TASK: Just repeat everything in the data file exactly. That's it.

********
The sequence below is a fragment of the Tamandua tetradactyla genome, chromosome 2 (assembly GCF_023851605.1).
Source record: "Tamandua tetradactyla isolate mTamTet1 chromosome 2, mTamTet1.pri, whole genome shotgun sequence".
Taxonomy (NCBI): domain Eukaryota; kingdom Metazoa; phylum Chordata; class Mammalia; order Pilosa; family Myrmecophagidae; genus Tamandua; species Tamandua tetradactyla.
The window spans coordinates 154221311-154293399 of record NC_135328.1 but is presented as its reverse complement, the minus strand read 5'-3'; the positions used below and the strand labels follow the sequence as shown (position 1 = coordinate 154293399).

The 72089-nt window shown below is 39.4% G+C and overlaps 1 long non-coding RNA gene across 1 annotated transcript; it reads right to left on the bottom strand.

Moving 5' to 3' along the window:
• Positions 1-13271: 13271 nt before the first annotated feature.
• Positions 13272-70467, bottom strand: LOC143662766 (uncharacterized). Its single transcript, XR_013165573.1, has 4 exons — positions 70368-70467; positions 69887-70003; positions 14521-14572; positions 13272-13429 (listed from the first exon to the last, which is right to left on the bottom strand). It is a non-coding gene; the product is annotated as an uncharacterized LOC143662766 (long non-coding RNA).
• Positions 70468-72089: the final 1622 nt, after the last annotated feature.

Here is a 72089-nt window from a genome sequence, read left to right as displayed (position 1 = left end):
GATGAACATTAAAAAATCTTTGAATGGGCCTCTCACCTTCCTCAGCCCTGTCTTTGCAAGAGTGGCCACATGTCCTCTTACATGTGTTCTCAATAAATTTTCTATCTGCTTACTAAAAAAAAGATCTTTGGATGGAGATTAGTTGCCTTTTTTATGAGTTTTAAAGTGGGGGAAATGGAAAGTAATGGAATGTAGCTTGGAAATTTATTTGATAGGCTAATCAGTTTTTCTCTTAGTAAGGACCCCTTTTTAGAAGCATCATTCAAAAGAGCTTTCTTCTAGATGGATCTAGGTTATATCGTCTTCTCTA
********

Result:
The sequence below is a fragment of the Tamandua tetradactyla genome, chromosome 2 (assembly GCF_023851605.1).
Source record: "Tamandua tetradactyla isolate mTamTet1 chromosome 2, mTamTet1.pri, whole genome shotgun sequence".
Taxonomy (NCBI): domain Eukaryota; kingdom Metazoa; phylum Chordata; class Mammalia; order Pilosa; family Myrmecophagidae; genus Tamandua; species Tamandua tetradactyla.
The window spans coordinates 154221311-154293399 of record NC_135328.1 but is presented as its reverse complement, the minus strand read 5'-3'; the positions used below and the strand labels follow the sequence as shown (position 1 = coordinate 154293399).

The 72089-nt window shown below is 39.4% G+C and overlaps 1 long non-coding RNA gene across 1 annotated transcript; it reads right to left on the bottom strand.

Moving 5' to 3' along the window:
• Positions 1-13271: 13271 nt before the first annotated feature.
• Positions 13272-70467, bottom strand: LOC143662766 (uncharacterized). Its single transcript, XR_013165573.1, has 4 exons — positions 70368-70467; positions 69887-70003; positions 14521-14572; positions 13272-13429 (listed from the first exon to the last, which is right to left on the bottom strand). It is a non-coding gene; the product is annotated as an uncharacterized LOC143662766 (long non-coding RNA).
• Positions 70468-72089: the final 1622 nt, after the last annotated feature.

Here is a 72089-nt window from a genome sequence, read left to right as displayed (position 1 = left end):
GATGAACATTAAAAAATCTTTGAATGGGCCTCTCACCTTCCTCAGCCCTGTCTTTGCAAGAGTGGCCACATGTCCTCTTACATGTGTTCTCAATAAATTTTCTATCTGCTTACTAAAAAAAAGATCTTTGGATGGAGATTAGTTGCCTTTTTTATGAGTTTTAAAGTGGGGGAAATGGAAAGTAATGGAATGTAGCTTGGAAATTTATTTGATAGGCTAATCAGTTTTTCTCTTAGTAAGGACCCCTTTTTAGAAGCATCATTCAAAAGAGCTTTCTTCTAGATGGATCTAGGTTATATCGTCTTCTCTA